My lab is currently working on the following projects. I am always looking for students either on the undergraduate or graduate level who want to join my lab and work on one of the projects. If you are interested, do not hesitate to contact me. I am also open for developing new projects.

The neurohormonal and neurogenetic mechanisms regulating division on labor in social hymenopterans

Workers of social hymenopterans, such as ants, some bees and wasps, specialize on different tasks, e.g. brood care and foraging. In many species, task selection is  modulated by the responsiveness to task-related cues. Responsiveness in turn, is linked to Juvenile Hormone (JH) titers. For example, treating specialized honeybee brood carers with JH increases their responsiveness towards sugar and triggers a transition towards foraging. Strikingly, this linkage between JH and behavioural specialization has also been found in multiple wasp and ant species in which sociality evolved independently. This strongly suggests that JH is of key importance for the evolution of division of labor. However, how JH regulates responsiveness and how it gained this function is unknown.

By integrating recent work on Drosophila melanogaster with cutting edge technologies such as single cell RNA-sequencing, Drosophila transgenetics, and neurophysiological recordings, I aim at unravelling the mechanisms via which JH modulates repsonsiveness and how it gained this function during the evolution of complex social life.

Project output:

Kohlmeier & Billeter: The genetic mechanisms modulating plastic chemosensory responses and behavior in insects. Molecular Ecology 32: 45-60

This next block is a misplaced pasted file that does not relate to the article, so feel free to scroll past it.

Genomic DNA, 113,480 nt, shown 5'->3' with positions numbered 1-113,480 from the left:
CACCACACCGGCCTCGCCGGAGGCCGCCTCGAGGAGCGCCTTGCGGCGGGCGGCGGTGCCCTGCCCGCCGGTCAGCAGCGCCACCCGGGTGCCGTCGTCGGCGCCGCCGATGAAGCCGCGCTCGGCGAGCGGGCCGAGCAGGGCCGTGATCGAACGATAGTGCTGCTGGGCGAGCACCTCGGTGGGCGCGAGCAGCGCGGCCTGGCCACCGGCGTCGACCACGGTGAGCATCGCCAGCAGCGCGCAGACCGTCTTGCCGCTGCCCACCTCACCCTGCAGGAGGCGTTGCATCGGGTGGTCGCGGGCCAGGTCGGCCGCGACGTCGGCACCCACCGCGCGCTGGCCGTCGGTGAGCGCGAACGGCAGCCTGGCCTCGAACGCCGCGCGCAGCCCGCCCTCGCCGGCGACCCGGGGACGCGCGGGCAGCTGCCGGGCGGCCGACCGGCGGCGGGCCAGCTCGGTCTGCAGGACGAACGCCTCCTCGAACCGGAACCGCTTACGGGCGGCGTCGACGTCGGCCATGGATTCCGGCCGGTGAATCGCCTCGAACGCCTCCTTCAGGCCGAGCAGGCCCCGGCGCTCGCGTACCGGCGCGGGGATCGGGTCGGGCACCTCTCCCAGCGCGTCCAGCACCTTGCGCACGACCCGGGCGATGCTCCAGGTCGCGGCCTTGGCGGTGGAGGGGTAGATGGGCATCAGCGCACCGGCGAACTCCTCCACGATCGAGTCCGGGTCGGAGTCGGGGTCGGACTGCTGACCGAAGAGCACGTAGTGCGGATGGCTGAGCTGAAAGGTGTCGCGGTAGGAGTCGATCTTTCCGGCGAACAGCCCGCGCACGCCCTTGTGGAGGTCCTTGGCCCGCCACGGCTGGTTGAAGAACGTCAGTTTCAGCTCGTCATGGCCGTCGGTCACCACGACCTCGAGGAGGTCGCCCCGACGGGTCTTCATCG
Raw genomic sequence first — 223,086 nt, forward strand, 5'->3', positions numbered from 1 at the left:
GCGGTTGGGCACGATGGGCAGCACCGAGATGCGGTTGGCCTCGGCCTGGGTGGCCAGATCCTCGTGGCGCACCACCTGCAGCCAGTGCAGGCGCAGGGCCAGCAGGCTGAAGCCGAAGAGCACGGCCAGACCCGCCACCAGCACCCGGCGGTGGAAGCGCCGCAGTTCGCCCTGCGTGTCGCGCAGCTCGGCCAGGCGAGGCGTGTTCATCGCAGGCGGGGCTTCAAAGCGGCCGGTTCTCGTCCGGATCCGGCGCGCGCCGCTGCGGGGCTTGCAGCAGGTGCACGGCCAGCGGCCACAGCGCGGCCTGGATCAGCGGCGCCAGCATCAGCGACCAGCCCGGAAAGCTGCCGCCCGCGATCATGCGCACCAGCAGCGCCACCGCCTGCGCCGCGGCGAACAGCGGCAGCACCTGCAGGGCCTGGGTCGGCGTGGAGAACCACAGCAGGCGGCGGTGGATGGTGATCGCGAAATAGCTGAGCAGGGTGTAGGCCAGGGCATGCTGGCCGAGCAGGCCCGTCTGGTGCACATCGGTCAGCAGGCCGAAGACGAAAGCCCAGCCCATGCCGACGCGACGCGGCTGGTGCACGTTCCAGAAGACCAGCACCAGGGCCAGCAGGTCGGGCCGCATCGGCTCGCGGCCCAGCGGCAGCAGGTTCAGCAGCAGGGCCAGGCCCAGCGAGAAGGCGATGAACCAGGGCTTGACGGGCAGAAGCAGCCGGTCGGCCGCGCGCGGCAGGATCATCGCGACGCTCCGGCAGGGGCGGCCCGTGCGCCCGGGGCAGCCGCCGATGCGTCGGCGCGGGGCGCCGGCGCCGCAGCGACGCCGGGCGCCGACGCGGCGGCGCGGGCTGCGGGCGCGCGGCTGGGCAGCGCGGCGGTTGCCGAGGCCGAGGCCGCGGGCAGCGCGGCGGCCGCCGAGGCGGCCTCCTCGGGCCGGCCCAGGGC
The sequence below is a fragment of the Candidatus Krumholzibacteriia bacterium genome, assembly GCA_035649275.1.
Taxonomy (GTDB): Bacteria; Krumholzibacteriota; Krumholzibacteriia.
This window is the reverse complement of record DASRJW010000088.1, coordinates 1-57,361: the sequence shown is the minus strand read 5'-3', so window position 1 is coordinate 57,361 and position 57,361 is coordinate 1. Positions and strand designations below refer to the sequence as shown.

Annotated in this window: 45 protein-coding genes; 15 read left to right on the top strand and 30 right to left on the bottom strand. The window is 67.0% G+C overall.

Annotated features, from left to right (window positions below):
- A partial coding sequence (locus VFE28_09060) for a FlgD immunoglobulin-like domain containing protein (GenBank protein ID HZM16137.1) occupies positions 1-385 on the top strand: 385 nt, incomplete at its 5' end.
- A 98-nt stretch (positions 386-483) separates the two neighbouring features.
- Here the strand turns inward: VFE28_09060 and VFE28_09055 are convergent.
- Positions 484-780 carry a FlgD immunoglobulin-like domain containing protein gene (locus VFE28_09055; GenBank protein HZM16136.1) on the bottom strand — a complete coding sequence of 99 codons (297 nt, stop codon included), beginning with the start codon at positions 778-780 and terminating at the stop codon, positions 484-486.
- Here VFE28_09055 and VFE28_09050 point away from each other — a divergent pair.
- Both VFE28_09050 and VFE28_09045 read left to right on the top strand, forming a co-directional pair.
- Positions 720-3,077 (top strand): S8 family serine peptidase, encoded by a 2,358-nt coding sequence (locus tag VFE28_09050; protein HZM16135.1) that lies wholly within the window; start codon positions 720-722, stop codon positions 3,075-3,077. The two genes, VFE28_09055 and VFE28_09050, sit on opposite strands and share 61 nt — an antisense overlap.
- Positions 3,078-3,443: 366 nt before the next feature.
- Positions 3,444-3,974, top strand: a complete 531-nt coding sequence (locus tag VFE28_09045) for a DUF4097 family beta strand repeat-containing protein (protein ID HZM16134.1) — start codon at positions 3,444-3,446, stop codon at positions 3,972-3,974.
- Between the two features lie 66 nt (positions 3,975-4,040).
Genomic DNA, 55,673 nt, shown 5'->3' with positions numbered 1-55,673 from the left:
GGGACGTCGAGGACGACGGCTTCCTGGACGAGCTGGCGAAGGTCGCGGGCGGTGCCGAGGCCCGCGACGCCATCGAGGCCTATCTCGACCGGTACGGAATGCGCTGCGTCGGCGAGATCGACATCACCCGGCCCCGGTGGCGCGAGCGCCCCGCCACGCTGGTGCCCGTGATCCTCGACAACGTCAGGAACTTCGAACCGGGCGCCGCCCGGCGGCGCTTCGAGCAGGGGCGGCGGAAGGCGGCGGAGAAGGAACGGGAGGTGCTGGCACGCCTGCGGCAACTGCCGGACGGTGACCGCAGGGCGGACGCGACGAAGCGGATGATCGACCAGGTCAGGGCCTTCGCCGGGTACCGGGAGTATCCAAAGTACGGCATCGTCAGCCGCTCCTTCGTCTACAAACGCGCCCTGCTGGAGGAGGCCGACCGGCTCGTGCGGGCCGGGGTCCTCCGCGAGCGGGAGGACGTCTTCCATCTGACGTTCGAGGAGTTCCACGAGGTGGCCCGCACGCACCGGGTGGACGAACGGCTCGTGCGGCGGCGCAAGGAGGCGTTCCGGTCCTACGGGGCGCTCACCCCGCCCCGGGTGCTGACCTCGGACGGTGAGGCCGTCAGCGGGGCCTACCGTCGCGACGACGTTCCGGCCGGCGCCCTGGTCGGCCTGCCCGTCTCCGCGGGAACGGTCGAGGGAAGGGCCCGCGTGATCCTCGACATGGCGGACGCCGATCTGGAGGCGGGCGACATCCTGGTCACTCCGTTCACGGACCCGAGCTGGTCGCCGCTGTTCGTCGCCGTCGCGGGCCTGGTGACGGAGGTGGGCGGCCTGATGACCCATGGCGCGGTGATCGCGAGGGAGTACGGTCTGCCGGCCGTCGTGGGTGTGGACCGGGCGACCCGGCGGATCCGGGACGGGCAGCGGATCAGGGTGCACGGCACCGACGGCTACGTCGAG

Osmia lignaria, a solitary bee species, in a stick

The neuronal and epigenetic regulation of adaptive maternal effects.

Collaboration partners: Pinar Kohlmeier, Groningen University, Netherlands / Jennifer Mandel, University of Memphis

Maternal effects enable females to transfer information, e.g. about the temperature to their offspring which can then trigger adaptive phenotypic effects, e.g. advanced cold adaptation. Such information can be transported via several channels, such as maternal mRNAs and transcription factors, and then adjust offspring gene expression. In insects, maternal mRNAs are synthesized in nurse cells attached and then released to the developing oocytes. Maternal effects have been documented in many species, ranging from animals to plants, but the molecular mechanisms that regulate which information the mother transfers are still poorly understood.

We have collected first data suggesting that temperature sensing regulates chromatine remodelling in the ovaries which might result in modifications of the maternal mRNA populations deposited in the egg. Using Drosophila neurogenetics, RNA-sequencing, transgenetics, molecular evolution approaches, and a high throughput assay developed in my lab, we aim at identifying the neurogenetic pathway that connects temperature sensing cells to the ovaries, identify candidate mRNAs involved in eliciting temperature adaptation, at understanding how specific mRNAs impact offspring phenotypes, and at analyzing how these mechanisms evolved.


The social and genetic mechanisms regulating foraging preferences

In many social insects such as ants, foraging duties are taken over by a subset of workers, i.e. the foragers. Thus, which nutrients foragers search for is not only influenced by their own physiological demands but also by the demands of their non-foraging nestmates including the larvae. Nutritional demands of larvae change throughout their life cycle and protein consumption typically peaks during a short time window before pupation. As foragers, e.g. for hygienic reasons, avoid direct physical contact with the brood, it raises the question of how they gather information about the food demands of larvae.

We use a combination of field work, behavioral experiments, colony manipulations, RNA-sequencing and chemical techniques to understand how larvae signal their demands, how these signals reach the foragers and how they influence neuronal and genetic networks in the foragers to induce behavioral adaptations.

Project output:

Dunn & Kohlmeier: Larval chemical cues induce rapid adaptations of foraging preferences in ant workers. Submitted.

%d Bloggern gefällt das: